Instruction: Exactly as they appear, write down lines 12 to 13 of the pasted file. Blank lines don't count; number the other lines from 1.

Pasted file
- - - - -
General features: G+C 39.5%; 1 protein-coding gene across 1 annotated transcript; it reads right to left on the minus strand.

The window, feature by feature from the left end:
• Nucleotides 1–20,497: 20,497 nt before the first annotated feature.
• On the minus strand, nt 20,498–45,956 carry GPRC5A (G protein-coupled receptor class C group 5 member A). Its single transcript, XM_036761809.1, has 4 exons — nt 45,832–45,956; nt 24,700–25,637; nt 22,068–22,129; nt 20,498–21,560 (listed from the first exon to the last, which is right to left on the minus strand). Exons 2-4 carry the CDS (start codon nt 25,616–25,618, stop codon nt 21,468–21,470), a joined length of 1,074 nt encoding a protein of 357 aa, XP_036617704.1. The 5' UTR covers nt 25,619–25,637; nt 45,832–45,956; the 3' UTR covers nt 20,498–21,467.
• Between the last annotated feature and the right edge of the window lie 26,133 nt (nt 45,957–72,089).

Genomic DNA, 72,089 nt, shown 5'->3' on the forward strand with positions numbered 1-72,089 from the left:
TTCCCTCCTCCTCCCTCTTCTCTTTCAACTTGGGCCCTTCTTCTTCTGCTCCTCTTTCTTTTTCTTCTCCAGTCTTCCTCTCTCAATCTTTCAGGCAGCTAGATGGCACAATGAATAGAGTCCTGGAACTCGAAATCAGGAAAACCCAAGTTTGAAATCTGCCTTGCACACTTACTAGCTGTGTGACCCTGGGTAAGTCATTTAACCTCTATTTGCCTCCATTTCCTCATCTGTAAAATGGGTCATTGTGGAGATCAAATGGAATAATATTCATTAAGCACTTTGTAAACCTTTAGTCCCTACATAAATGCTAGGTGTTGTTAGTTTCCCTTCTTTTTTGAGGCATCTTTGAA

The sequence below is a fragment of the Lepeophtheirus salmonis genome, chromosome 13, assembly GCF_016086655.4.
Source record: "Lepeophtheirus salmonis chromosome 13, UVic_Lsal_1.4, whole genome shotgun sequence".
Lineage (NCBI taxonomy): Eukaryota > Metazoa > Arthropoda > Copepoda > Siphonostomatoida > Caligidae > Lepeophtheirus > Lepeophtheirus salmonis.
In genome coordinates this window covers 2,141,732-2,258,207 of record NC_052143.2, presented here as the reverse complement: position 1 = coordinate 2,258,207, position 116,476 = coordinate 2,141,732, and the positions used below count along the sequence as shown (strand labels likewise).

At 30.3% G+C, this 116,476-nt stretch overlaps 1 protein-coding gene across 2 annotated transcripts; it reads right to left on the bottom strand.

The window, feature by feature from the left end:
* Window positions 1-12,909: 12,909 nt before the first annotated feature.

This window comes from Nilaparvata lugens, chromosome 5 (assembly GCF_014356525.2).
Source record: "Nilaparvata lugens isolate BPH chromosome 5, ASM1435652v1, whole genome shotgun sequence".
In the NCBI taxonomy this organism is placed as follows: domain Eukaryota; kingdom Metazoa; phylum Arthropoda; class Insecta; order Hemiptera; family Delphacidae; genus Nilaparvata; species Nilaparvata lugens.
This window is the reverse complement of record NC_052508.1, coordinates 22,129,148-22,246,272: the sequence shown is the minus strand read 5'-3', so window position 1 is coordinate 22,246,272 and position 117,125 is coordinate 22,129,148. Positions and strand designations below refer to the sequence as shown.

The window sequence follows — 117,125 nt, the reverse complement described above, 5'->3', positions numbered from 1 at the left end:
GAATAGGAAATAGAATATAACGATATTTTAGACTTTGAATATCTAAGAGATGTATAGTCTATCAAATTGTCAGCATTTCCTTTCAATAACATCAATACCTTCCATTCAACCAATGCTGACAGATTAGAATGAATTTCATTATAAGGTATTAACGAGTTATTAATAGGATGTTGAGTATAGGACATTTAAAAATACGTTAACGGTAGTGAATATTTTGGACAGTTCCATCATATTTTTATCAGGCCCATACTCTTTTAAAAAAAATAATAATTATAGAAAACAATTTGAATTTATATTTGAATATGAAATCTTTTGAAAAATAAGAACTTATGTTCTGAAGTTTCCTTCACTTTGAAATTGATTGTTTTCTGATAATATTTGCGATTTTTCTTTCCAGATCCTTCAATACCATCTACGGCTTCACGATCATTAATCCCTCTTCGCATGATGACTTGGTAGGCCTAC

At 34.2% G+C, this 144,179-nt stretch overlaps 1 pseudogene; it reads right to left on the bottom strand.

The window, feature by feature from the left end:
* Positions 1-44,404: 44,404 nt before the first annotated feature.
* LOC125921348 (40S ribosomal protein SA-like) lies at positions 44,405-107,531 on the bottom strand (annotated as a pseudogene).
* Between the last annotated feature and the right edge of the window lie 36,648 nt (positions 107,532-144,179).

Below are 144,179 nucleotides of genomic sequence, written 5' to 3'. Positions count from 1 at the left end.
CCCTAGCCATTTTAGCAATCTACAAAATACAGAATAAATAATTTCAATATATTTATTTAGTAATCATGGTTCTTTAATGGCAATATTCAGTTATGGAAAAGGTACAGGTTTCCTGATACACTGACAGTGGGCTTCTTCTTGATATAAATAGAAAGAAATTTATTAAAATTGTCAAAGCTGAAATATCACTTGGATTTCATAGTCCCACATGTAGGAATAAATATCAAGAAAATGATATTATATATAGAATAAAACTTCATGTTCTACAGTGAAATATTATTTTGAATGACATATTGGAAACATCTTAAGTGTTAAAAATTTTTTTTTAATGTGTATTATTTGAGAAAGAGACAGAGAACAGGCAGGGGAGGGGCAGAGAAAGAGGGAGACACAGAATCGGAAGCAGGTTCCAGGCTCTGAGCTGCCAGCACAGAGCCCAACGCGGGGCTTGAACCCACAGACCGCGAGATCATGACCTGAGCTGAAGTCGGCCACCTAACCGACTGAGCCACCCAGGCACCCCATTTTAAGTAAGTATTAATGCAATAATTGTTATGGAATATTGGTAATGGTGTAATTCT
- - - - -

At 30.3% G+C, this 116,476-nt stretch overlaps 1 protein-coding gene across 2 annotated transcripts; it reads right to left on the bottom strand.

The window, feature by feature from the left end: